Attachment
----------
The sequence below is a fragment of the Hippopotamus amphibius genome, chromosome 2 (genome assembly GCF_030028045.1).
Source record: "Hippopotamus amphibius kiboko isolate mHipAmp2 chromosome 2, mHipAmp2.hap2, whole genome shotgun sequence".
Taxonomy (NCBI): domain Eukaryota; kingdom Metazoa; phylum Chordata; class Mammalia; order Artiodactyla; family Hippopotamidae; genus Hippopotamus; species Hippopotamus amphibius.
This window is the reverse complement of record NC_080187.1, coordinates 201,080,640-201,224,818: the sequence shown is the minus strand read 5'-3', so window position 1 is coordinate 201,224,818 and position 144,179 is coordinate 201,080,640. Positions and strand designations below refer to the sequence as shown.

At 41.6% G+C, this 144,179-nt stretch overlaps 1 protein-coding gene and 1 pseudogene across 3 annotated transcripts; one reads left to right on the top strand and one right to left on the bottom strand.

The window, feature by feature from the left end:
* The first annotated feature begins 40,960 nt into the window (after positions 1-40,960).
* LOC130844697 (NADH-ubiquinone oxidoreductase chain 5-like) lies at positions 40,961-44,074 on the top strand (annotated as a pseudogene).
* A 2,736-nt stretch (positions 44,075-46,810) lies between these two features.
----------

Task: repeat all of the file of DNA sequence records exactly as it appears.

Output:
The sequence below is a fragment of the Hippopotamus amphibius genome, chromosome 2 (genome assembly GCF_030028045.1).
Source record: "Hippopotamus amphibius kiboko isolate mHipAmp2 chromosome 2, mHipAmp2.hap2, whole genome shotgun sequence".
Taxonomy (NCBI): domain Eukaryota; kingdom Metazoa; phylum Chordata; class Mammalia; order Artiodactyla; family Hippopotamidae; genus Hippopotamus; species Hippopotamus amphibius.
This window is the reverse complement of record NC_080187.1, coordinates 201,080,640-201,224,818: the sequence shown is the minus strand read 5'-3', so window position 1 is coordinate 201,224,818 and position 144,179 is coordinate 201,080,640. Positions and strand designations below refer to the sequence as shown.

At 41.6% G+C, this 144,179-nt stretch overlaps 1 protein-coding gene and 1 pseudogene across 3 annotated transcripts; one reads left to right on the top strand and one right to left on the bottom strand.

The window, feature by feature from the left end:
* The first annotated feature begins 40,960 nt into the window (after positions 1-40,960).
* LOC130844697 (NADH-ubiquinone oxidoreductase chain 5-like) lies at positions 40,961-44,074 on the top strand (annotated as a pseudogene).
* A 2,736-nt stretch (positions 44,075-46,810) lies between these two features.